In August 2019, the world’s best-known teen environmentalist Greta Thunberg made a grand carbon-neutral journey to attend September’s UN Climate Action Summit in New York. After floating across the Atlantic Ocean for 15 days, the Swede appeared in front of the assembly to lambast the world’s leaders with her famous “how dare you” speech.
A young climate change activist from Britain made an eye-catching trip to the Arctic this week as a part of the “Youth Strike” movement launched by Greta Thunberg.
The photos of Mya-Rose Craig’s solitary protest were shared on her Twitter account, as the 18-year-old campaigner was pictured floating in the Arctic waters, just north from the Norwegian archipelago of Svalbard.
Sitting on the ice floe, Craig was holding a “Youth Strike for Climate Change” sign inspired by the Thunberg-initiated Fridays for Future campaign, as the Brit tried to bring the world’s attention to the issue of global warming.
According to the activist, dubbed by some as “Britain’s answer to Greta Thunberg”, it took her three weeks to reach the Arctic sea by road and boat.
Thunberg, 17, made a no-less-extreme trip last year, when she climbed into a racing yacht to sail across the Atlantic Ocean to the United States, in a bid to attend the UN Climate Change Summit. Her supposedly carbon-neutral voyage lasted 15 days as she tried to demonstrate the importance of reducing emissions to stop global warming.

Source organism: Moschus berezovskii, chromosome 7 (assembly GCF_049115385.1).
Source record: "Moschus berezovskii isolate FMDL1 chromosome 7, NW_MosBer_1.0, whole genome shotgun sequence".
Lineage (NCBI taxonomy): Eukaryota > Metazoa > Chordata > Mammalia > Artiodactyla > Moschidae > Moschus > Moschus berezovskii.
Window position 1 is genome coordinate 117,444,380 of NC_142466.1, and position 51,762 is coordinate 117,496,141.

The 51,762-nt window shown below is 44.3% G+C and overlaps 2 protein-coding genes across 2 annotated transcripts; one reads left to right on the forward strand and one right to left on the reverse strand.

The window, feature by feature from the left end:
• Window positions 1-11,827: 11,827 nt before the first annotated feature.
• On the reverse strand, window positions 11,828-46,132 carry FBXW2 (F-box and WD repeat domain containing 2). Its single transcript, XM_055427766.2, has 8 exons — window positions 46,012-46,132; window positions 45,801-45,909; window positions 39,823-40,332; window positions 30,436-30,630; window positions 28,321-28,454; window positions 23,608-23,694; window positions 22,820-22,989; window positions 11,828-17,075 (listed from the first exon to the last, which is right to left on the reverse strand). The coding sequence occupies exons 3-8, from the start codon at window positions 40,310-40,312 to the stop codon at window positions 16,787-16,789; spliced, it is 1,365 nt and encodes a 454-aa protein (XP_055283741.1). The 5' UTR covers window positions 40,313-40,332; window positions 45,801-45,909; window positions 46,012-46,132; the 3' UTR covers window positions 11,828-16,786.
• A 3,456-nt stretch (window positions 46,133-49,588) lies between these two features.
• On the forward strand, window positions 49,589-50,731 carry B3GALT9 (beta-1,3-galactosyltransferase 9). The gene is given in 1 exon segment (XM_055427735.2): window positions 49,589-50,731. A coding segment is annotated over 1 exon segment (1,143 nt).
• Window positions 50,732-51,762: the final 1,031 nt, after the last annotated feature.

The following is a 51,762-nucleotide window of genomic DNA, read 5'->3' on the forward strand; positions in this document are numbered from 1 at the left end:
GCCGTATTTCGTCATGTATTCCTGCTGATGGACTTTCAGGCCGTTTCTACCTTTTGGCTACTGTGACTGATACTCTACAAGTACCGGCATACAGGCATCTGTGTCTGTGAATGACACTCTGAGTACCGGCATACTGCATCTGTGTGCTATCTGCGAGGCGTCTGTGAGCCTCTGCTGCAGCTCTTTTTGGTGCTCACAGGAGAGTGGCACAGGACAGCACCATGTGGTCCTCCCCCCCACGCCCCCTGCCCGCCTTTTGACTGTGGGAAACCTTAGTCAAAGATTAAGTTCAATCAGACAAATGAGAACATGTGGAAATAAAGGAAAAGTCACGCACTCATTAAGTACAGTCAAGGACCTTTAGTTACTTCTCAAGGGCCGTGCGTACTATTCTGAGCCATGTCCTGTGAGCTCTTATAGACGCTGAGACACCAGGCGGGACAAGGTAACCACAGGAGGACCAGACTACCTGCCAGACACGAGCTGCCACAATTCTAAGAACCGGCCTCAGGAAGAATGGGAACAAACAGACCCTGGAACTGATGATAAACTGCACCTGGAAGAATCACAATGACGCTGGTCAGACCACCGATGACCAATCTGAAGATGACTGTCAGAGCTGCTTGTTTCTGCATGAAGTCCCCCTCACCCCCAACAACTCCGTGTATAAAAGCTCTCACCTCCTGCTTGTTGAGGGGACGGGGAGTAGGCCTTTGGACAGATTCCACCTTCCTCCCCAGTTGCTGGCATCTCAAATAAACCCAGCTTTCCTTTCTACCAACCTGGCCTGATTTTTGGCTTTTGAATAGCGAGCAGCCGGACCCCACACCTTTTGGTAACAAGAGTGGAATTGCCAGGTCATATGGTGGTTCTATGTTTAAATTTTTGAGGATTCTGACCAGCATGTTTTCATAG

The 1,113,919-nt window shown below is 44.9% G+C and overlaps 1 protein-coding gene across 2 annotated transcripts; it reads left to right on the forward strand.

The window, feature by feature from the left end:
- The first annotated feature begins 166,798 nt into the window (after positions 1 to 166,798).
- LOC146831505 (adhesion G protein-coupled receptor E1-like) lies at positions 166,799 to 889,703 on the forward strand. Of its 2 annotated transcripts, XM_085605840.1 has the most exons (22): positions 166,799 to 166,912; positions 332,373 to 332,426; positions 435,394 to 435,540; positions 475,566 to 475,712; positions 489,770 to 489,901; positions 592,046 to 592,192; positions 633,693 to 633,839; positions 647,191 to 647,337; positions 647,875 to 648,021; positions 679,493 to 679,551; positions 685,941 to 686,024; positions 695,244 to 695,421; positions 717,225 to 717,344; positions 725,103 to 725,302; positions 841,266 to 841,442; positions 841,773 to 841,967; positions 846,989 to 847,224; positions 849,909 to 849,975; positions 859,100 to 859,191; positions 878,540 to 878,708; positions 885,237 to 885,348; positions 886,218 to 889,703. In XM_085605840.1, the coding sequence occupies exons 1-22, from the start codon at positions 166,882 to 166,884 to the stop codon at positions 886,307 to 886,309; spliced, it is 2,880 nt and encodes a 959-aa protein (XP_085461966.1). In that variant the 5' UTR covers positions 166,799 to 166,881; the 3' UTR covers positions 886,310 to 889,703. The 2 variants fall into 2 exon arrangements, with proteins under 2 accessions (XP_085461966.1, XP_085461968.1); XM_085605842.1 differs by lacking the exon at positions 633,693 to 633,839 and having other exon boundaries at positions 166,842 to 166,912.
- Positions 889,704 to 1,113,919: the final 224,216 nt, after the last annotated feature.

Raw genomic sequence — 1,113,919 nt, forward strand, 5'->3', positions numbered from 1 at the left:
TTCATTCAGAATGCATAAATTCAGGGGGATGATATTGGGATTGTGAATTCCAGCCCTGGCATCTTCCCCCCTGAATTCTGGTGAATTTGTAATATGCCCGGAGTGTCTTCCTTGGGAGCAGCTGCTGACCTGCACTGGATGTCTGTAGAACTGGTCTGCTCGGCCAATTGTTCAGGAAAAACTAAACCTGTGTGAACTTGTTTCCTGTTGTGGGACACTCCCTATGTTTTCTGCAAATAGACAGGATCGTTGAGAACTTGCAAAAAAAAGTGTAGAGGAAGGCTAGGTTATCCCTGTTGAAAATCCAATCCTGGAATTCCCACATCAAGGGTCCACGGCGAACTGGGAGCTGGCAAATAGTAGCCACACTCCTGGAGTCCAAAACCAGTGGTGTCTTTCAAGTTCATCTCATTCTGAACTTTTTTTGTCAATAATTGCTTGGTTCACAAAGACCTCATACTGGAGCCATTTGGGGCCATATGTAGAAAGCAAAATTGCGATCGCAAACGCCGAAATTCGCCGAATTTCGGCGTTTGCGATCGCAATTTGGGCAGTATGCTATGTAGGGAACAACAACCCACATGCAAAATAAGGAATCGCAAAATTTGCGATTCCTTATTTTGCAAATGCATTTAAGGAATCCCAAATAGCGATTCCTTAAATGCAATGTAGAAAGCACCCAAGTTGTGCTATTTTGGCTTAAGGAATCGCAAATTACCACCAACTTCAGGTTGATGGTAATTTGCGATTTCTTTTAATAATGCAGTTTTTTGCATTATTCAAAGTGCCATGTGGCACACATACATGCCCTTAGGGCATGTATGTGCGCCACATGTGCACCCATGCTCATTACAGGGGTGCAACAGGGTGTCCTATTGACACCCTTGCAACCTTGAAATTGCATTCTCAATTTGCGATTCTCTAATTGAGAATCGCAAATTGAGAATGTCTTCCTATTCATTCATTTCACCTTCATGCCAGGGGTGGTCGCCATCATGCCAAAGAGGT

After reaching stable ground, Thunberg sent some firing shots towards the global leaders with her viral “how dare you” address, while accusing politicians of inaction when it came to climate change. Some, including Canadian Prime Minister Justin Trudeau, rushed to assure Thunberg of forthcoming action, such as a pledge to plant two billion trees by 2030, which, however, has so far failed to materialise.
On Friday, the climate change strikes, pioneered by Thunberg in 2018, resumed in some of the world’s capitals after a break caused by the coronavirus lockdown. The famous environmentalist herself was the one to lead a socially distanced demonstration in her native Sweden.